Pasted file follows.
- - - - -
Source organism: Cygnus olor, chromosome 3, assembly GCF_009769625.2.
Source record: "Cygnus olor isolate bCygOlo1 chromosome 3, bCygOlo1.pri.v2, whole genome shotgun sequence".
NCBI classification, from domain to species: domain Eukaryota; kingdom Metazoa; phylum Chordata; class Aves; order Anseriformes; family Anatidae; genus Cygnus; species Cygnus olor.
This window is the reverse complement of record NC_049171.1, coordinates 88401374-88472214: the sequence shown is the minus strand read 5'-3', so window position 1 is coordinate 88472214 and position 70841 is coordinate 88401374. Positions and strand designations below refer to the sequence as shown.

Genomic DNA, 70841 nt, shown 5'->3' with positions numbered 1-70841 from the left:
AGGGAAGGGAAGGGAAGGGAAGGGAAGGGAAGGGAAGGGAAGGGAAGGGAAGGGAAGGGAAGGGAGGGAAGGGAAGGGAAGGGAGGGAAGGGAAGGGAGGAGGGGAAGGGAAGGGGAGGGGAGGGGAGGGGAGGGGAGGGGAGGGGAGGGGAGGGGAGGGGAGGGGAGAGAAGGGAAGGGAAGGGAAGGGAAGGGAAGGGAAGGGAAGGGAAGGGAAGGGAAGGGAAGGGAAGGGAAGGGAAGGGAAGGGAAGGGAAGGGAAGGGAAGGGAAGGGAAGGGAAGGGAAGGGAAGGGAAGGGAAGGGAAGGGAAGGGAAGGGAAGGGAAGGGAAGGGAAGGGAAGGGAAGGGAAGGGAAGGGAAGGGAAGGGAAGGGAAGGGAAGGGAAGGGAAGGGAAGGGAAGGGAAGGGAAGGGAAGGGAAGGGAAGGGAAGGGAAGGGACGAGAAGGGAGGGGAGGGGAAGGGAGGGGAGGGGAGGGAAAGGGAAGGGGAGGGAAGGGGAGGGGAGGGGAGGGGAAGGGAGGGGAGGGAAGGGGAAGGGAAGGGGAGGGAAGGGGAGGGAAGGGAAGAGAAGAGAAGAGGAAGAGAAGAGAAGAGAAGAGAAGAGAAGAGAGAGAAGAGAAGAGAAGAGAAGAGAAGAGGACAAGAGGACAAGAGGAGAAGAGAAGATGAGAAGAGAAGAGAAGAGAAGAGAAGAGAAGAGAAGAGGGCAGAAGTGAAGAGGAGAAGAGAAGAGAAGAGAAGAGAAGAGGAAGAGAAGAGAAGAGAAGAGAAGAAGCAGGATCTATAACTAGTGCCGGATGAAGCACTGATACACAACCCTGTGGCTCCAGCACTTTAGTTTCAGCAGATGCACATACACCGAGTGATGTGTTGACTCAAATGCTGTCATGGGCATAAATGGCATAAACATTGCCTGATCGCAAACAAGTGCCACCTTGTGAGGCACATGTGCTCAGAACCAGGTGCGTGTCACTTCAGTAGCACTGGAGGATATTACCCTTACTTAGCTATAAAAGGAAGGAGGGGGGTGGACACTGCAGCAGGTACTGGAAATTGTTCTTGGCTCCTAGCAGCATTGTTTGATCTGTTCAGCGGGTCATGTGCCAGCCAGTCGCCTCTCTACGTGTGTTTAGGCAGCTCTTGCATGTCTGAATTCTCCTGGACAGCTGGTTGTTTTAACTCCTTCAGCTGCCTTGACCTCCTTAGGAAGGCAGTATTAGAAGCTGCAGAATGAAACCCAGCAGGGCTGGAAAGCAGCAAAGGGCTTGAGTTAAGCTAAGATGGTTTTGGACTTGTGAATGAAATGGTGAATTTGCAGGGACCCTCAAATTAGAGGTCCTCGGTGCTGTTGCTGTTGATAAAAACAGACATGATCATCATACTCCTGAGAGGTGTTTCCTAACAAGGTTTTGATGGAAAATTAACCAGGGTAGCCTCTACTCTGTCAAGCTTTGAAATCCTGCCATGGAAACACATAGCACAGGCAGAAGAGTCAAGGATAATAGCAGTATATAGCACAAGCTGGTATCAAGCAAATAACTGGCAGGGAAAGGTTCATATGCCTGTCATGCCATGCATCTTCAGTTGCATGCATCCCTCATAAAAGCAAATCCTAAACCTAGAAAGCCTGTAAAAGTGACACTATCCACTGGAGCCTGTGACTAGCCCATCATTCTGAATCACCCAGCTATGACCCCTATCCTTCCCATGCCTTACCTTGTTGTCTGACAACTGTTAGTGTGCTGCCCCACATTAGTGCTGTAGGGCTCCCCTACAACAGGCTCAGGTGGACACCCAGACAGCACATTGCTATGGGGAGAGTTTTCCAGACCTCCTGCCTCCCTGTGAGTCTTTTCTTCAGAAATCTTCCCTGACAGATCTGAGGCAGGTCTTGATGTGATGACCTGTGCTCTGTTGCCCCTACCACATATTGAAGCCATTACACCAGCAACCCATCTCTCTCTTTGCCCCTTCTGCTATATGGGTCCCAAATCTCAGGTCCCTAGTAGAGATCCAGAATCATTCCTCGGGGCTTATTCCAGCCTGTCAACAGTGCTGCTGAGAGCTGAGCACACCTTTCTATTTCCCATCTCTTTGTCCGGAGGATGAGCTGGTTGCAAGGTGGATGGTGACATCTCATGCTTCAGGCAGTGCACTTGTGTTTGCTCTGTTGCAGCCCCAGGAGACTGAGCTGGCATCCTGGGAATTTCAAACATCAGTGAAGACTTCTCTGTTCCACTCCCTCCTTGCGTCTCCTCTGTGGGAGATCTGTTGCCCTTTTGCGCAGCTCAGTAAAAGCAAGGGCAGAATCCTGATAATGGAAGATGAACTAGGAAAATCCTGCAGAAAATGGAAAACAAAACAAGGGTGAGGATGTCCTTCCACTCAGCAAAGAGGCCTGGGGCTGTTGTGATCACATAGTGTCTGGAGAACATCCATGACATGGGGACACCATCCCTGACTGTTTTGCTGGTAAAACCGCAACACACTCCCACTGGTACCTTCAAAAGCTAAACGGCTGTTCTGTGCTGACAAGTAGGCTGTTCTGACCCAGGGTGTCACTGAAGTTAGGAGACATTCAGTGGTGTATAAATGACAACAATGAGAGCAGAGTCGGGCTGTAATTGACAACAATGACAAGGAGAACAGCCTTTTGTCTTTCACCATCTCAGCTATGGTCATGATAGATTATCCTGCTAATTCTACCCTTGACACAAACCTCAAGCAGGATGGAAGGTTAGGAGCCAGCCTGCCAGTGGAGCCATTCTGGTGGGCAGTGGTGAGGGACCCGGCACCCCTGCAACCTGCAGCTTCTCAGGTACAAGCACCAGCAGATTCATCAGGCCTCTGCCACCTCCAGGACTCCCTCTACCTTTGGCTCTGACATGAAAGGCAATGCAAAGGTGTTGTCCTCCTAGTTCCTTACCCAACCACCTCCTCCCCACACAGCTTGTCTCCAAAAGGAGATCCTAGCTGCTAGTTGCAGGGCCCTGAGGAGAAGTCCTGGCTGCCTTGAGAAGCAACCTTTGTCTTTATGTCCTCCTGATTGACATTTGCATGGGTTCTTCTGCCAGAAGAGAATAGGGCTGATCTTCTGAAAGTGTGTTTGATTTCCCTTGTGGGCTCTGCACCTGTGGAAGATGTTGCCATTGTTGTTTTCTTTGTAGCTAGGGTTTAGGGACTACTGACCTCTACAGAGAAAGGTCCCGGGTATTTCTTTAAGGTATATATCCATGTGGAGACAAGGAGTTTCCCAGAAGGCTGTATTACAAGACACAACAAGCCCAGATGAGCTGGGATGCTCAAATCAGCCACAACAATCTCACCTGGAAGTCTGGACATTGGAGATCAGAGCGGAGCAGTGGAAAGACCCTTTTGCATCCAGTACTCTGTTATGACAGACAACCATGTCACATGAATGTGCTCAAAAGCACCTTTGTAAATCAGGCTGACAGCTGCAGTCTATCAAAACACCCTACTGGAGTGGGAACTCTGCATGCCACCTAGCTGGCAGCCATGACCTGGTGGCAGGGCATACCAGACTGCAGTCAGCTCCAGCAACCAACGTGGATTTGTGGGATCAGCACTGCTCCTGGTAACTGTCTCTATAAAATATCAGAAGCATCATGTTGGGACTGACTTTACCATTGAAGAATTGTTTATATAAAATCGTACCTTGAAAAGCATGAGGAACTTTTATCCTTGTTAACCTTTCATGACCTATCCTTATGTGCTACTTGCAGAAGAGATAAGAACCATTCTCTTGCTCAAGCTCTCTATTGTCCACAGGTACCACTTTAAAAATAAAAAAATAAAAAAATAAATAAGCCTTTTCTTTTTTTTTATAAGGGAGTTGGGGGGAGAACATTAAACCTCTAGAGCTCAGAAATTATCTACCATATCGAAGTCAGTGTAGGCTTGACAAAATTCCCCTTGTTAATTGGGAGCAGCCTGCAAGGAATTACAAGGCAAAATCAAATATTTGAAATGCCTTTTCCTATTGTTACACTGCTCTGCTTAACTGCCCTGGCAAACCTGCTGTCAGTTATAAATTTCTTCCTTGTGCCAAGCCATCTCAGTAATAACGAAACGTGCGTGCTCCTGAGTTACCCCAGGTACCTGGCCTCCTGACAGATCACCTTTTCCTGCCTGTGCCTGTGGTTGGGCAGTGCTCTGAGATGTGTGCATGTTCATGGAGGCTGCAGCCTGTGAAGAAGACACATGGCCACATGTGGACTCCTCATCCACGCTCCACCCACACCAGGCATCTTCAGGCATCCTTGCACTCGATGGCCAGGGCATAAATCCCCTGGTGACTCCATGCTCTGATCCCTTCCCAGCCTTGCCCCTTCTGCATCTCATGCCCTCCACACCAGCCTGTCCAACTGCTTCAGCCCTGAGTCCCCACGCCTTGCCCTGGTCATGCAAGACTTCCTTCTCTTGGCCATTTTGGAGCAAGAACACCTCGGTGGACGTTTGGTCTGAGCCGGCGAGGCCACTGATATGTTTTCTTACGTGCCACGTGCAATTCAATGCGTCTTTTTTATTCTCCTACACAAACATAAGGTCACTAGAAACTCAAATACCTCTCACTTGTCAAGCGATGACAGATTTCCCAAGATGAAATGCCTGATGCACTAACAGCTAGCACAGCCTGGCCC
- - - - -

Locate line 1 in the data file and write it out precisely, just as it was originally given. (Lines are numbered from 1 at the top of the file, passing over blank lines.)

Source organism: Cygnus olor, chromosome 3, assembly GCF_009769625.2.